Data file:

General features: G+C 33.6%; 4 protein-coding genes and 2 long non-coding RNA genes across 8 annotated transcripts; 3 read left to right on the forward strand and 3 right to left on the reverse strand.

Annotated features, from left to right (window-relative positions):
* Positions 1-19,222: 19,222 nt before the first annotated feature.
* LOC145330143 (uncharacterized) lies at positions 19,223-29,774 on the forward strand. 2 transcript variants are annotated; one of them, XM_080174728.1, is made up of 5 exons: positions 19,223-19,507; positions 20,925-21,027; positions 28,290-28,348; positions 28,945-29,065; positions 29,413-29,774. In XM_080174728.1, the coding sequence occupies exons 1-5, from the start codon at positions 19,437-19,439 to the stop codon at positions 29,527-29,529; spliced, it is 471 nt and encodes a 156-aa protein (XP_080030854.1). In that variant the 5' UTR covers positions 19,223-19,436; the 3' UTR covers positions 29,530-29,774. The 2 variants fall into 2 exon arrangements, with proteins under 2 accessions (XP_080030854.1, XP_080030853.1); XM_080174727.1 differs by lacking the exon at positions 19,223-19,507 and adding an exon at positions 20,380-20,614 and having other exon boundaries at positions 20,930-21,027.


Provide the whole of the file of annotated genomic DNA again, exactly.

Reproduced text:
General features: G+C 33.6%; 4 protein-coding genes and 2 long non-coding RNA genes across 8 annotated transcripts; 3 read left to right on the forward strand and 3 right to left on the reverse strand.

Annotated features, from left to right (window-relative positions):
* Positions 1-19,222: 19,222 nt before the first annotated feature.
* LOC145330143 (uncharacterized) lies at positions 19,223-29,774 on the forward strand. 2 transcript variants are annotated; one of them, XM_080174728.1, is made up of 5 exons: positions 19,223-19,507; positions 20,925-21,027; positions 28,290-28,348; positions 28,945-29,065; positions 29,413-29,774. In XM_080174728.1, the coding sequence occupies exons 1-5, from the start codon at positions 19,437-19,439 to the stop codon at positions 29,527-29,529; spliced, it is 471 nt and encodes a 156-aa protein (XP_080030854.1). In that variant the 5' UTR covers positions 19,223-19,436; the 3' UTR covers positions 29,530-29,774. The 2 variants fall into 2 exon arrangements, with proteins under 2 accessions (XP_080030854.1, XP_080030853.1); XM_080174727.1 differs by lacking the exon at positions 19,223-19,507 and adding an exon at positions 20,380-20,614 and having other exon boundaries at positions 20,930-21,027.